One fifth of world's plants threatened by extinction, say scientists

The future is bleak for Earth's plants, according to a global assessment of plant life. But successes seen in forest conservation lend hope.

Kirsty Wigglesworth/AP
A Nymphaea thermarum, an endangered plant, grows at the Royal Botanic Gardens, Kew, in London. Kew Gardens held the launch of the first ever State of the Worlds Plants report on Monday. The report is the first of its kind in the plant world.

The state of the world's plants is not strong.

One in 5 plant species faces risk of extinction, according to a report touted to be the first assessment of global plant life. And such loss of plant diversity could have devastating impacts on our own plant uses.

"Plants are absolutely fundamental to humankind," Kathy Willis, science director at the Royal Botanic Gardens at Kew in London, who led the new report, told the Guardian. "Plants provide us with everything – food, fuel, medicines, timber and they are incredibly important for our climate regulation. Without plants we would not be here. We are facing some devastating realities if we do not take stock and re-examine our priorities and efforts."

The good news is that deforestation rates around the world have declined considerably since the 1950s, with Brazil and China demonstrating significant success. However, this first-ever report on the health of plant species around the world shows that there is much more to be done.

The report, called the "State of the World's Plants," estimates that there are currently 390,900 plant species known to science, not including algae or moss. This estimate accounts for instances where scientists have described the same species with different names. And some 21 percent of those plants are threatened with extinction, according to the report. 

"The positive is we're still discovering lots of new plants, about 2,000 each year, new plants for food, for fuel, for drugs," Dr. Willis told the Associated Press. "On the negative, we've seen a huge change in land cover, mainly driven by cultural activity, with a little bit of climate change in there as well."

Human activity has a significant impact on plant extinction risk. As humans chop down forests to clear space for agriculture, and towns and cities, vast stores of biodiversity are lost. 

"If we completely clear the land and have a type of monoculture what happens when a new plant disease emerges and wipes out the crop entirely?" Steve Bachman, a species conservation researcher at RBG, said to Reuters.

Deforestation for land use change is compounded by the impacts of climate change, both by affecting plants that are highly sensitive to changes and through indirect impacts, like changes in pollinators.

Plant species extinction could have reverberating effects. Plants act a bit like lungs for the Earth, sucking carbon dioxide out of the air. Plant loss means reduction in this carbon sink.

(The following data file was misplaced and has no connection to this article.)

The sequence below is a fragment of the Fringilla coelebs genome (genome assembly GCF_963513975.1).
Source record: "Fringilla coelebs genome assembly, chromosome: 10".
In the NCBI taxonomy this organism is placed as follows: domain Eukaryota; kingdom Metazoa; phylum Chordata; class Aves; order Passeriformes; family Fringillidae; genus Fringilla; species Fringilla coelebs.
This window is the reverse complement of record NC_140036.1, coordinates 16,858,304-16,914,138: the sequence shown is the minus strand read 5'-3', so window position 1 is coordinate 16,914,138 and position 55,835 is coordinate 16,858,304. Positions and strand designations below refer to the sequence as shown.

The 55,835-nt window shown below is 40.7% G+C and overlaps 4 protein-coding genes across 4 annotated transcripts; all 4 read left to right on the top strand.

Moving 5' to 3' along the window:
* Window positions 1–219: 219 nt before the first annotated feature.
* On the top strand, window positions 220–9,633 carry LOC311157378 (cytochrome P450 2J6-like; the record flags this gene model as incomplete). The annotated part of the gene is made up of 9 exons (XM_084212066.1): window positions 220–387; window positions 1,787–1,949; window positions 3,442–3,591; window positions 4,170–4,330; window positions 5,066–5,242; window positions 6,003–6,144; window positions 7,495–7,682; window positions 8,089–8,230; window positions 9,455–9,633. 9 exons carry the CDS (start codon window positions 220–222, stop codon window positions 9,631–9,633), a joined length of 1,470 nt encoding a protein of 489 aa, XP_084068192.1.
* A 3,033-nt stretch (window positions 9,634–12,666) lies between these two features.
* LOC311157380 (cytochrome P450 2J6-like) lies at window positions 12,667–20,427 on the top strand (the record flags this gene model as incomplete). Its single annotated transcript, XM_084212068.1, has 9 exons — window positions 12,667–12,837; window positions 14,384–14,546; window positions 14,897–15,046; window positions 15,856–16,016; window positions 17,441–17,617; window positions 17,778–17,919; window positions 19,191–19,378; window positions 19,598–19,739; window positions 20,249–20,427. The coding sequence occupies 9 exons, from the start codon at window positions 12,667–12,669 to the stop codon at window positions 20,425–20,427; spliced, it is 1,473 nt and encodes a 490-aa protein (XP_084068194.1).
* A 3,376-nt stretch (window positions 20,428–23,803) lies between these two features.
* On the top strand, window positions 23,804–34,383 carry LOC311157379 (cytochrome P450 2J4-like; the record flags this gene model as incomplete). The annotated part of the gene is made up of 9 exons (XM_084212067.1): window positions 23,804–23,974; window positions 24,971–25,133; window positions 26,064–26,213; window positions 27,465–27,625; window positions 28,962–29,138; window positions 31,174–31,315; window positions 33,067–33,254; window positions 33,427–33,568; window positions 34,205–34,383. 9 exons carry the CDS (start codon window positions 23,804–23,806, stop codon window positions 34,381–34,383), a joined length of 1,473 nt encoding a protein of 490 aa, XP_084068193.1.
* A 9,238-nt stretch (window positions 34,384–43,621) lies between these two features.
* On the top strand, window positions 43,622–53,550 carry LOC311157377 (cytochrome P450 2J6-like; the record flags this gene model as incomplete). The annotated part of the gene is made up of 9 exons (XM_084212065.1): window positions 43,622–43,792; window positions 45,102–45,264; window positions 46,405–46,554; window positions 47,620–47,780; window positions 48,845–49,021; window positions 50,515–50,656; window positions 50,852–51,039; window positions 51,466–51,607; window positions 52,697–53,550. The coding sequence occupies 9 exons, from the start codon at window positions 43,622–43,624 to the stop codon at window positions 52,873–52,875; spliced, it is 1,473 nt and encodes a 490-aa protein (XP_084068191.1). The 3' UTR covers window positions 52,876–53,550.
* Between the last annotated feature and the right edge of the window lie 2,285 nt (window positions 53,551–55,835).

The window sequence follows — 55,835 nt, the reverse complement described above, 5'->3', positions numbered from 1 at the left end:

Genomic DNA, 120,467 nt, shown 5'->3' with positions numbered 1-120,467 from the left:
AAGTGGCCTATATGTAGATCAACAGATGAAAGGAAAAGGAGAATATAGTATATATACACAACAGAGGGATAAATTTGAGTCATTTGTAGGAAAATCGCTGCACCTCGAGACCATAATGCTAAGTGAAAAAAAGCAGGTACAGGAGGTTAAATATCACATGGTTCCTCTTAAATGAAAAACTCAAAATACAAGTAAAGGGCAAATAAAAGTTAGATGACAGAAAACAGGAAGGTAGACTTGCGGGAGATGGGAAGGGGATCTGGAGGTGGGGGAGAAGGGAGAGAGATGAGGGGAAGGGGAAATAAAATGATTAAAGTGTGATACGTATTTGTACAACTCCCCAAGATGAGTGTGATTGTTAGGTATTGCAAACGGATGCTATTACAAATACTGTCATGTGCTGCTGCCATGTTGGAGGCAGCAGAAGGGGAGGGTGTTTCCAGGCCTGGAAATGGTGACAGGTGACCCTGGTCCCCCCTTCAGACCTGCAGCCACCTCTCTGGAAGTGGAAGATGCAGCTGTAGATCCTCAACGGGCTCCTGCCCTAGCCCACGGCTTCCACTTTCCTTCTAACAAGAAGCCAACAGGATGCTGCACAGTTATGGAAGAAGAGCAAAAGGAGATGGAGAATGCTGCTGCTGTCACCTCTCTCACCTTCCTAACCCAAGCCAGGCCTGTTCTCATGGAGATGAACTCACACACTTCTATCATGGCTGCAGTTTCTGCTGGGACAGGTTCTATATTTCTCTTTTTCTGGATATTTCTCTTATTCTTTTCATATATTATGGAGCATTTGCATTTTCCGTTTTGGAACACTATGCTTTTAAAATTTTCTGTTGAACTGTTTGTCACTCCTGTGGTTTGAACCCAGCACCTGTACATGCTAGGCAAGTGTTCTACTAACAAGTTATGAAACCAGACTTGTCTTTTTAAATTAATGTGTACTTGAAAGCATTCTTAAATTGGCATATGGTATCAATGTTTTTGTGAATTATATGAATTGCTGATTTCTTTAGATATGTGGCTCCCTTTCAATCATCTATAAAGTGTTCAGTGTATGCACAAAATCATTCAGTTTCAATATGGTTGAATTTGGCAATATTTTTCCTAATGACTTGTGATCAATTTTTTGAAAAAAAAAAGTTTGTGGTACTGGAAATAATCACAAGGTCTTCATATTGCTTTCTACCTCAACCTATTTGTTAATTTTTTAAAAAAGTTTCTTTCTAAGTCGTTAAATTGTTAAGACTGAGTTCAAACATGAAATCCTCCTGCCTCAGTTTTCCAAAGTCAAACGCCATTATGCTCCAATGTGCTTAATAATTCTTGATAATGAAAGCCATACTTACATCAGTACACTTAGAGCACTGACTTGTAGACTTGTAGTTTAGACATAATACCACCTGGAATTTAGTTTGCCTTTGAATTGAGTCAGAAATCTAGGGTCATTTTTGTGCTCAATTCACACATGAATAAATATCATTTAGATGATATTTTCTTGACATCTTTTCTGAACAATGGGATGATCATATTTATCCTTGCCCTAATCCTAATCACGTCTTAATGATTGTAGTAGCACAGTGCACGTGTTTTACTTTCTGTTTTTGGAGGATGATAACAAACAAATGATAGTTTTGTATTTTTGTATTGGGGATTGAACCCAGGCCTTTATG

Losing the diversity of plants could also be a problem for human use, as at least 31,128 plants are currently put to some documented use. Not only could this affect our own food supply directly, it could also affect the food web. If a plant-eating animal loses some of its food source, that change could be felt up the food chain.

"I am reasonably optimistic," Willis told The Guardian. "Once you know [about a problem], you can do something about it. The biggest problem is not knowing."

Identifying new species and keeping a catalogue of plant types worldwide is a step toward protecting global plant diversity, the researchers say.

"If this plant doesn't have a name, and it falls over in the forest, no one knows," Timothy M.A. Utteridge, head of identification and naming at the Royal Botanical Gardens, told the Associated Press. "Once we have a specimen, and a name, we put that on the map."

This report contains material from the Associated Press and Reuters.

You've read  of  free articles. Subscribe to continue.

Dear Reader,

About a year ago, I happened upon this statement about the Monitor in the Harvard Business Review – under the charming heading of “do things that don’t interest you”:

“Many things that end up” being meaningful, writes social scientist Joseph Grenny, “have come from conference workshops, articles, or online videos that began as a chore and ended with an insight. My work in Kenya, for example, was heavily influenced by a Christian Science Monitor article I had forced myself to read 10 years earlier. Sometimes, we call things ‘boring’ simply because they lie outside the box we are currently in.”

If you were to come up with a punchline to a joke about the Monitor, that would probably be it. We’re seen as being global, fair, insightful, and perhaps a bit too earnest. We’re the bran muffin of journalism.

But you know what? We change lives. And I’m going to argue that we change lives precisely because we force open that too-small box that most human beings think they live in.

The Monitor is a peculiar little publication that’s hard for the world to figure out. We’re run by a church, but we’re not only for church members and we’re not about converting people. We’re known as being fair even as the world becomes as polarized as at any time since the newspaper’s founding in 1908.

We have a mission beyond circulation, we want to bridge divides. We’re about kicking down the door of thought everywhere and saying, “You are bigger and more capable than you realize. And we can prove it.”

If you’re looking for bran muffin journalism, you can subscribe to the Monitor for $15. You’ll get the Monitor Weekly magazine, the Monitor Daily email, and unlimited access to